Forum for Science, Industry and Business

Sponsored by:     3M 
Search our Site:

 

Formation of organic thin-film transistors through room-temperature printing

23.06.2014

Japanese researchers have established a process for forming organic thin-film transistors (TFTs), conducting the entire printing process at room temperature under ambient atmospheric conditions.

Printed electronics, the field in which electronic devices are produced by printing functional materials in ink form without the need for large and expensive manufacturing equipment, has been drawing attention in recent years as a new technology for low-cost, large-area fabrication of semiconductor devices.


Ambient conductive metal nanoparticles and an organic transistor created in this research

(a) Schematic and a scanning electron micrograph of ambient conductive metal nanoparticles. By using conductive aromatic ligands, the nanoparticles exhibit conductivity matching that of metal by room-temperature drying.

(b) Schematic of an organic TFT formed by a room-temperature printing process. Since all layers of the TFT can be formed without raising the temperature by even 1°C, non-heat-resistant materials can also be used as substrates. It also exhibits extremely high mobility compared to conventional organic TFTs.

By using plastic and other flexible substrates, the technology is expected to open paths for the mass production of devices by roll-to-roll processing or for new applications such as wearable devices. However, conventional printed electronics require many high-temperature processes ranging from 100 to 200°C.

Because plastic substrates such as PET film generally have low heat resistance, there have been calls for the development of a low-temperature printing process that involves no high-temperature processes and that is applicable to a wide range of materials. However, such a process has not been realized to date.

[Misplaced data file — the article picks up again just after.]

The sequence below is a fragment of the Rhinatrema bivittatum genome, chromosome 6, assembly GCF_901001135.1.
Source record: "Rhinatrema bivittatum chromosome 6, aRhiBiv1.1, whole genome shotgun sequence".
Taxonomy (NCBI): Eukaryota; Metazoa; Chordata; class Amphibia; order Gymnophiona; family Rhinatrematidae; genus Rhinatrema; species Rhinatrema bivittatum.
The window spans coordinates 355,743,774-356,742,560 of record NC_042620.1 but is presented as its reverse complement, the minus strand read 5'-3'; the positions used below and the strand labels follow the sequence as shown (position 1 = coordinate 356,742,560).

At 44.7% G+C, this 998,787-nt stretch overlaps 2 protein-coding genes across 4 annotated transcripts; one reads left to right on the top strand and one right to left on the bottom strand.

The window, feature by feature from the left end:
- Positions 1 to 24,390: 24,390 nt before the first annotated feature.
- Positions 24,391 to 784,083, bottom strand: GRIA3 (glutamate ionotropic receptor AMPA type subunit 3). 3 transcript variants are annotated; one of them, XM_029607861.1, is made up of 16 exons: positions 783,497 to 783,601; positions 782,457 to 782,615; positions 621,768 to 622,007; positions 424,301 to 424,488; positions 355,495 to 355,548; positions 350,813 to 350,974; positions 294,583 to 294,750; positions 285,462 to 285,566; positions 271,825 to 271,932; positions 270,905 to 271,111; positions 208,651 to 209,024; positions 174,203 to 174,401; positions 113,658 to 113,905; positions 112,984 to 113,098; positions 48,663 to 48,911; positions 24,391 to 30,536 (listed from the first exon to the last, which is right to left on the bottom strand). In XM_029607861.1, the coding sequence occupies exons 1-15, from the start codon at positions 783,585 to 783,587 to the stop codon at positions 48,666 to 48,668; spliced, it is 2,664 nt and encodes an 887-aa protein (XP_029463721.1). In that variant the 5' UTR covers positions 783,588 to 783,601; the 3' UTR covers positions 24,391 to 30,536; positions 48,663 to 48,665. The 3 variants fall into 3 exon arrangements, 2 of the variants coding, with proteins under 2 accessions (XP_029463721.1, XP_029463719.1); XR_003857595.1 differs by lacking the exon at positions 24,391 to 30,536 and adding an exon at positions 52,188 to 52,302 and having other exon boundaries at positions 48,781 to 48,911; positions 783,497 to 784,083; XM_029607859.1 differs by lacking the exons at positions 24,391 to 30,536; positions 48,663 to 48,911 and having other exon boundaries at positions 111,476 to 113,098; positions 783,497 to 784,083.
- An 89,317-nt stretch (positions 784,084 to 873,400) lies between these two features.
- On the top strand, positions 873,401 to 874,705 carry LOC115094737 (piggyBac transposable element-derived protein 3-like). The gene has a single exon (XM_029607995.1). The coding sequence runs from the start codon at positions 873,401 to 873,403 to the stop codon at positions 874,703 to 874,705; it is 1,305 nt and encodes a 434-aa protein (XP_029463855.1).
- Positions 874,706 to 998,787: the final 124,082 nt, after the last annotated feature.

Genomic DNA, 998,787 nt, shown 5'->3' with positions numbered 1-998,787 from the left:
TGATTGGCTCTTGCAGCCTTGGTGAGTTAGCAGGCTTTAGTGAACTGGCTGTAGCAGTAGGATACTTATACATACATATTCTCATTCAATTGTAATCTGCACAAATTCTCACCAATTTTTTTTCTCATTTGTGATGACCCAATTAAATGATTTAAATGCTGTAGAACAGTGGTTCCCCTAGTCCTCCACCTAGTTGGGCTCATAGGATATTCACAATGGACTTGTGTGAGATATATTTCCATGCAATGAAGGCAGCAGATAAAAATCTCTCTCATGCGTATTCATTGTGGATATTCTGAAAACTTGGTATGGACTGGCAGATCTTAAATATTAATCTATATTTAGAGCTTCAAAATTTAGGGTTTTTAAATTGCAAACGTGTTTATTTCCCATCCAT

In this research, the team established "room-temperature-printed electronics" by which electronics devices can be manufactured by conducting all of the printing processes at room temperature under ambient atmospheric conditions, without raising the temperature by even 1°C. Conventional printed electronics have mainly required high-temperature processes in order to sinter metal nanoparticle ink to be used as electrodes.

Since conventional metal nanoparticles have used insulating materials as ligands for dispersing the nanoparticles in the ink, the nanoparticles have needed to be sintered in order to obtain a conductive metal film.

In this research, the team succeeded in forming a metal film without post-coating sintering, by using conductive aromatic molecules as ligands of metal nanoparticles. The thin film obtained has achieved a resistivity of 9 × 10-6 Ω cm. In addition, by forming microscopic hydrophilic/hydrophobic patterns on the surface, the team patterned ambient conductive metal nanoparticles and organic semiconductors by a room-temperature process, and made organic thin-film transistors by forming all of the source and drain electrodes, organic semiconductors and gate electrodes by room-temperature printing.